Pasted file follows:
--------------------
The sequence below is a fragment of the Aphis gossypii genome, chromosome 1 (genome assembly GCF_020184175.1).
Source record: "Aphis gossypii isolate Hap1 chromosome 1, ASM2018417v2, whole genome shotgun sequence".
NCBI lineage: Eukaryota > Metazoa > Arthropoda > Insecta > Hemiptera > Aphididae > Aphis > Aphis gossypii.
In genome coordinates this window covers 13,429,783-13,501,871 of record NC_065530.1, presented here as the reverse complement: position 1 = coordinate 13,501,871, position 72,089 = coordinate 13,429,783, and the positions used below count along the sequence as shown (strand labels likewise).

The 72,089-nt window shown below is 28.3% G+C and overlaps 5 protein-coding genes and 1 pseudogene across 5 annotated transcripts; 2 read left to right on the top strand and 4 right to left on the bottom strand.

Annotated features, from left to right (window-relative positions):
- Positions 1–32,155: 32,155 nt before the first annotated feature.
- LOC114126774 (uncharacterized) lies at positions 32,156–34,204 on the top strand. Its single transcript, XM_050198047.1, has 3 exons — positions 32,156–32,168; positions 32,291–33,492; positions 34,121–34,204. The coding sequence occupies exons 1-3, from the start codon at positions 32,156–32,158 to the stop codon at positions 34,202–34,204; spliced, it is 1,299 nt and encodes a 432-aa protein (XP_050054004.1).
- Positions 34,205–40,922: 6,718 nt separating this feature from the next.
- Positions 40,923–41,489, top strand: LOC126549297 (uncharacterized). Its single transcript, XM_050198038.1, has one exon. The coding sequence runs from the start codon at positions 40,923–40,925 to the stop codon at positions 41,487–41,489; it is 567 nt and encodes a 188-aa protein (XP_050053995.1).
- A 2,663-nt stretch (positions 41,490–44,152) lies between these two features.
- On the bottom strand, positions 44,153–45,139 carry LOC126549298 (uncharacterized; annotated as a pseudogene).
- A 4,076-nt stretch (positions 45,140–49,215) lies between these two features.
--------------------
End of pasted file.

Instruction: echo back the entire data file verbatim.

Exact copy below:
The sequence below is a fragment of the Aphis gossypii genome, chromosome 1 (genome assembly GCF_020184175.1).
Source record: "Aphis gossypii isolate Hap1 chromosome 1, ASM2018417v2, whole genome shotgun sequence".
NCBI lineage: Eukaryota > Metazoa > Arthropoda > Insecta > Hemiptera > Aphididae > Aphis > Aphis gossypii.
In genome coordinates this window covers 13,429,783-13,501,871 of record NC_065530.1, presented here as the reverse complement: position 1 = coordinate 13,501,871, position 72,089 = coordinate 13,429,783, and the positions used below count along the sequence as shown (strand labels likewise).

The 72,089-nt window shown below is 28.3% G+C and overlaps 5 protein-coding genes and 1 pseudogene across 5 annotated transcripts; 2 read left to right on the top strand and 4 right to left on the bottom strand.

Annotated features, from left to right (window-relative positions):
- Positions 1–32,155: 32,155 nt before the first annotated feature.
- LOC114126774 (uncharacterized) lies at positions 32,156–34,204 on the top strand. Its single transcript, XM_050198047.1, has 3 exons — positions 32,156–32,168; positions 32,291–33,492; positions 34,121–34,204. The coding sequence occupies exons 1-3, from the start codon at positions 32,156–32,158 to the stop codon at positions 34,202–34,204; spliced, it is 1,299 nt and encodes a 432-aa protein (XP_050054004.1).
- Positions 34,205–40,922: 6,718 nt separating this feature from the next.
- Positions 40,923–41,489, top strand: LOC126549297 (uncharacterized). Its single transcript, XM_050198038.1, has one exon. The coding sequence runs from the start codon at positions 40,923–40,925 to the stop codon at positions 41,487–41,489; it is 567 nt and encodes a 188-aa protein (XP_050053995.1).
- A 2,663-nt stretch (positions 41,490–44,152) lies between these two features.
- On the bottom strand, positions 44,153–45,139 carry LOC126549298 (uncharacterized; annotated as a pseudogene).
- A 4,076-nt stretch (positions 45,140–49,215) lies between these two features.